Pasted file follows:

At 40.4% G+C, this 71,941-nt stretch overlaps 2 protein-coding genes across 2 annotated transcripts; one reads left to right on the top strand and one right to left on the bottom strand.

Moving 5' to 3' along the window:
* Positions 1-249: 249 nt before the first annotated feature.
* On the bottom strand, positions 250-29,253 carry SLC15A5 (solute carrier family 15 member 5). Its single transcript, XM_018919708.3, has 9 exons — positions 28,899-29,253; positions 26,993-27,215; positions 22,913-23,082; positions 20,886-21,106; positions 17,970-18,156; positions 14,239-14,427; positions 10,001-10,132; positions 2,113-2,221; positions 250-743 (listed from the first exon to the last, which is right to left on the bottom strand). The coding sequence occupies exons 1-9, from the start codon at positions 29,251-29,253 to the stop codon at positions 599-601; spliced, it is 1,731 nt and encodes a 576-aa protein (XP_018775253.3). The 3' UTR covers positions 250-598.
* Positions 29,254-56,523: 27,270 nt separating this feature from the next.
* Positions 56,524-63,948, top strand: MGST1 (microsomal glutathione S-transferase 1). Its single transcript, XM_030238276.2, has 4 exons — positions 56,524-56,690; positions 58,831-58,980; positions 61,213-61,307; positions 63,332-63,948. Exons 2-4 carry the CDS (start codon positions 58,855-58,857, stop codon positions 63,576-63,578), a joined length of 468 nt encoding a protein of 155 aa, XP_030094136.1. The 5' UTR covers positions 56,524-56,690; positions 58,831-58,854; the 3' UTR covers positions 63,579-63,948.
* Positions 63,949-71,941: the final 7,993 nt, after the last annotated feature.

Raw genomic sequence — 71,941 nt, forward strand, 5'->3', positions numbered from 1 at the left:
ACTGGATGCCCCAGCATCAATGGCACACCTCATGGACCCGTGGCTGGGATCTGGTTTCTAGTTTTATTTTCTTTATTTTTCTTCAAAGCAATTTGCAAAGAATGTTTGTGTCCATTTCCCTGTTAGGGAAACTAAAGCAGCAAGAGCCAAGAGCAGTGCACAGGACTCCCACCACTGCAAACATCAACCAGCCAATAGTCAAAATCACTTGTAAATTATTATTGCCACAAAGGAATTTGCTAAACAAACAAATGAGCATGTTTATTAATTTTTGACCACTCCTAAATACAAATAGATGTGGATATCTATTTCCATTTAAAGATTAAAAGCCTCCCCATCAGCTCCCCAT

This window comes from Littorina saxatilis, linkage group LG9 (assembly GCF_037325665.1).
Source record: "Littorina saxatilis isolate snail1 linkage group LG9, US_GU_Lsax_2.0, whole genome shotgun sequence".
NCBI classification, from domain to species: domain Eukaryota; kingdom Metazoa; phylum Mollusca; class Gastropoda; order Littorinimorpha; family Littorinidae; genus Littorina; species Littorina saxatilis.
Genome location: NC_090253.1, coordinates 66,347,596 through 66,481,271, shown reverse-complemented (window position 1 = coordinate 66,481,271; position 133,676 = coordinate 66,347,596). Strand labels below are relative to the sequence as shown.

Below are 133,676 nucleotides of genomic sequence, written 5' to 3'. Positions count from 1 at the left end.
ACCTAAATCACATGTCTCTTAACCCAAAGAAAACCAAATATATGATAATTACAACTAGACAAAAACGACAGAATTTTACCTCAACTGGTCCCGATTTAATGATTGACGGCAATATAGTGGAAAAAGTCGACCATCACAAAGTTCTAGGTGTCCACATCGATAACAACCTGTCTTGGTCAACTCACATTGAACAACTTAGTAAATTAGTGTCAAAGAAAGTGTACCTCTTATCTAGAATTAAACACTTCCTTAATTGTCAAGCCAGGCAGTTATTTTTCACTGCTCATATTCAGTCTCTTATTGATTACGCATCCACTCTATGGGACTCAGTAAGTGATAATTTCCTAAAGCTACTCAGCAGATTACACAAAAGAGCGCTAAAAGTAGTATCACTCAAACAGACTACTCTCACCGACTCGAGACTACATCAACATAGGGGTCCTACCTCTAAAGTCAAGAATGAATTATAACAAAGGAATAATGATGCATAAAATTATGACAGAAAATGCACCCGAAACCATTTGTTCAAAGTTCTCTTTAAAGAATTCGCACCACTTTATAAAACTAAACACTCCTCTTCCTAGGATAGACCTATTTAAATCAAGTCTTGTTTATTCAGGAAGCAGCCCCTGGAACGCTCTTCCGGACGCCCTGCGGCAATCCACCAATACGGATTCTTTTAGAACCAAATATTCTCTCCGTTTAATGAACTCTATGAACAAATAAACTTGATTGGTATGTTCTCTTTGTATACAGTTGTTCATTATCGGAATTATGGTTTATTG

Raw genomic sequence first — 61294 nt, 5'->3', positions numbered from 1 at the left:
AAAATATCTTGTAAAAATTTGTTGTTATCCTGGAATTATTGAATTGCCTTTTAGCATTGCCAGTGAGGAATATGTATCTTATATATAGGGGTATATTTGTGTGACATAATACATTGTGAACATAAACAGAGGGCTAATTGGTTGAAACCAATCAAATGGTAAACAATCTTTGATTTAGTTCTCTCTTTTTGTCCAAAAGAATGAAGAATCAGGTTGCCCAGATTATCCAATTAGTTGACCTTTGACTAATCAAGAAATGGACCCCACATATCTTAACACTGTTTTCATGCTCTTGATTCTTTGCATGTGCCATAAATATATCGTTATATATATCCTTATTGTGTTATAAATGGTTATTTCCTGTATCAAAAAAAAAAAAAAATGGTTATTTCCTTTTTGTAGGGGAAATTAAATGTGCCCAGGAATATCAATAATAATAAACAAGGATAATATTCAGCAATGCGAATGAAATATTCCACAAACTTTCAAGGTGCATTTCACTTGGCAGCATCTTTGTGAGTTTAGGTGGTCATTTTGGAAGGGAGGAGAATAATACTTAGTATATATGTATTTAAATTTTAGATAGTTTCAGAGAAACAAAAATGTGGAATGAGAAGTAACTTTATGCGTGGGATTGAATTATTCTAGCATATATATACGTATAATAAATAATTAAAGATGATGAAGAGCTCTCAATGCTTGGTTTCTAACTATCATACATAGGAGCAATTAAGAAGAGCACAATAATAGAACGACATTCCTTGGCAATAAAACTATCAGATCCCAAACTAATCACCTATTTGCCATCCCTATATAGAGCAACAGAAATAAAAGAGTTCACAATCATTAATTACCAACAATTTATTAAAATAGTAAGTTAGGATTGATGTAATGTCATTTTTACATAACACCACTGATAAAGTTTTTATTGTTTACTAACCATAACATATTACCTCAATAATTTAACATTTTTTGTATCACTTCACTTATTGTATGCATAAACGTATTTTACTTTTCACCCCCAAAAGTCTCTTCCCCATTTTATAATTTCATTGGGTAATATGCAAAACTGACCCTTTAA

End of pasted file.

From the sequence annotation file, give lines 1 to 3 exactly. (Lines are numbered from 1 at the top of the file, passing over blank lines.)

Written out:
At 40.4% G+C, this 71,941-nt stretch overlaps 2 protein-coding genes across 2 annotated transcripts; one reads left to right on the top strand and one right to left on the bottom strand.

Moving 5' to 3' along the window:
* Positions 1-249: 249 nt before the first annotated feature.